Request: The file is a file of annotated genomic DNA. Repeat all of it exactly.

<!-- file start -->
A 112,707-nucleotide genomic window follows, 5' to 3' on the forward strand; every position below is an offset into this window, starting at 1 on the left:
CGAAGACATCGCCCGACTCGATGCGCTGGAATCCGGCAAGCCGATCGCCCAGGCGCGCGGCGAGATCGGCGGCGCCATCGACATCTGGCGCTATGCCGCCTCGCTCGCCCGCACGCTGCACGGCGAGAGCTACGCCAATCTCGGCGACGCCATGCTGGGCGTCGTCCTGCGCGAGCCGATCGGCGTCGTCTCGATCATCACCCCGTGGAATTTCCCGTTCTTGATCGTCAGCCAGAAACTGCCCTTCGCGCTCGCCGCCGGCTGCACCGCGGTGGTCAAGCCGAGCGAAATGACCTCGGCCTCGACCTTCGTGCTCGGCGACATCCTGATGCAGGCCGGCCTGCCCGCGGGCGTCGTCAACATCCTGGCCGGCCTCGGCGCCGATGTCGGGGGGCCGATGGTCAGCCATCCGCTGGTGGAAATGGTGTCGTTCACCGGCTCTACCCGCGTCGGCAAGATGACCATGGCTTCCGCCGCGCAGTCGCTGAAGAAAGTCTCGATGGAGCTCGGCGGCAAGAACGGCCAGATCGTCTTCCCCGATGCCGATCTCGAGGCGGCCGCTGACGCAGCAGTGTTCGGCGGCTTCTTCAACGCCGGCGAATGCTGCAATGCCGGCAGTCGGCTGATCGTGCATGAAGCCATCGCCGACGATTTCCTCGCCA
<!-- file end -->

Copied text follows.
A 112,707-nucleotide genomic window follows, 5' to 3' on the forward strand; every position below is an offset into this window, starting at 1 on the left:
CGAAGACATCGCCCGACTCGATGCGCTGGAATCCGGCAAGCCGATCGCCCAGGCGCGCGGCGAGATCGGCGGCGCCATCGACATCTGGCGCTATGCCGCCTCGCTCGCCCGCACGCTGCACGGCGAGAGCTACGCCAATCTCGGCGACGCCATGCTGGGCGTCGTCCTGCGCGAGCCGATCGGCGTCGTCTCGATCATCACCCCGTGGAATTTCCCGTTCTTGATCGTCAGCCAGAAACTGCCCTTCGCGCTCGCCGCCGGCTGCACCGCGGTGGTCAAGCCGAGCGAAATGACCTCGGCCTCGACCTTCGTGCTCGGCGACATCCTGATGCAGGCCGGCCTGCCCGCGGGCGTCGTCAACATCCTGGCCGGCCTCGGCGCCGATGTCGGGGGGCCGATGGTCAGCCATCCGCTGGTGGAAATGGTGTCGTTCACCGGCTCTACCCGCGTCGGCAAGATGACCATGGCTTCCGCCGCGCAGTCGCTGAAGAAAGTCTCGATGGAGCTCGGCGGCAAGAACGGCCAGATCGTCTTCCCCGATGCCGATCTCGAGGCGGCCGCTGACGCAGCAGTGTTCGGCGGCTTCTTCAACGCCGGCGAATGCTGCAATGCCGGCAGTCGGCTGATCGTGCATGAAGCCATCGCCGACGATTTCCTCGCCA